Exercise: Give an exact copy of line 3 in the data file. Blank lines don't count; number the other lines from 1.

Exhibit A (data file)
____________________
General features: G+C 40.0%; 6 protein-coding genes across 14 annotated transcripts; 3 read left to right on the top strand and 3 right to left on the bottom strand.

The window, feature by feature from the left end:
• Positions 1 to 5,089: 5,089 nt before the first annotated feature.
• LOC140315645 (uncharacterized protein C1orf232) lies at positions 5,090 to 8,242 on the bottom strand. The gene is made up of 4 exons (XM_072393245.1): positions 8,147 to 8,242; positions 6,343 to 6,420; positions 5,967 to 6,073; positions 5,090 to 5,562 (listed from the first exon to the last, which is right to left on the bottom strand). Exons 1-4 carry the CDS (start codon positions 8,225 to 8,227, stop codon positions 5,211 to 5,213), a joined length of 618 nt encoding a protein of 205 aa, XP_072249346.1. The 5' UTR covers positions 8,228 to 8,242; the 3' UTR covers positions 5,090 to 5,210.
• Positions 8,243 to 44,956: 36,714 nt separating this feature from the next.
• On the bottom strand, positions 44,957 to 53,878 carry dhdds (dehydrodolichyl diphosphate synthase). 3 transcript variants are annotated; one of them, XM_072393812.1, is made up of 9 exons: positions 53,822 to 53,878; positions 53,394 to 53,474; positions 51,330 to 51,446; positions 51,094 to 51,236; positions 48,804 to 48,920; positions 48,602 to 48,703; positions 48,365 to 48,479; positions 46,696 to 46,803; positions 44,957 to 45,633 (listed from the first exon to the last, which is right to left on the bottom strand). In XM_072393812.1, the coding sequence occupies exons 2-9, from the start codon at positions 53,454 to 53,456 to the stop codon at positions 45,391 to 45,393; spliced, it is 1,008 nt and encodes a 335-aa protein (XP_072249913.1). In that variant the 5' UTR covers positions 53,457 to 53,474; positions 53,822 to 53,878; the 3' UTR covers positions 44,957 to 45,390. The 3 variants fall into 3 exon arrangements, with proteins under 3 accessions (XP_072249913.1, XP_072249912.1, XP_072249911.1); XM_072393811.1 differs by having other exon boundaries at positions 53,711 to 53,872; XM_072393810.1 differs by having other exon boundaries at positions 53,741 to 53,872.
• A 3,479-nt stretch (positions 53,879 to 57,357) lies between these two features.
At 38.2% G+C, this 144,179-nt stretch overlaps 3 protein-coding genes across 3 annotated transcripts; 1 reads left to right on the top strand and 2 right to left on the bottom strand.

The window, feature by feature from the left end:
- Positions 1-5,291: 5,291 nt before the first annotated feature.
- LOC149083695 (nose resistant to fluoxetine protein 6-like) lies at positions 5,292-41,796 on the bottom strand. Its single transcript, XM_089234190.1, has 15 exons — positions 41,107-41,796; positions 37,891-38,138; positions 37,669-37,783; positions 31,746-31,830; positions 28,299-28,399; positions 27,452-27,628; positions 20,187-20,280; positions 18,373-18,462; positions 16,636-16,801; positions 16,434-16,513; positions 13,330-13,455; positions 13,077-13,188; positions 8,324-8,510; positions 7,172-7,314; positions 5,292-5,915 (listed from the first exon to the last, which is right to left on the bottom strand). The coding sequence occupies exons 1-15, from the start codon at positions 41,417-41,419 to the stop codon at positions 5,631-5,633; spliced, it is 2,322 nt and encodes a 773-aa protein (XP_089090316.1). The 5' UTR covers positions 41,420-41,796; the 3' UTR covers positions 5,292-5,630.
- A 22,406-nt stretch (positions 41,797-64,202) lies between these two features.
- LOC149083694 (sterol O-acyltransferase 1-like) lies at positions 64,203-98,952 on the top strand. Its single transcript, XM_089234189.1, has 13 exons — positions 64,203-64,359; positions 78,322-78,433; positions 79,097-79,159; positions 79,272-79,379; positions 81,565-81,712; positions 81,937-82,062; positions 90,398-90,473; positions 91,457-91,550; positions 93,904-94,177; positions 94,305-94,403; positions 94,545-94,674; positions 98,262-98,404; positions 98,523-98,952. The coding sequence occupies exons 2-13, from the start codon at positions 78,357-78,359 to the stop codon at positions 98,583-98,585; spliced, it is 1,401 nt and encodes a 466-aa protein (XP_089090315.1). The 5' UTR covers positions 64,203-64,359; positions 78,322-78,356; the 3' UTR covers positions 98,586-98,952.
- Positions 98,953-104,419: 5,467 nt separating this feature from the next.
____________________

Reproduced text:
• Positions 1 to 5,089: 5,089 nt before the first annotated feature.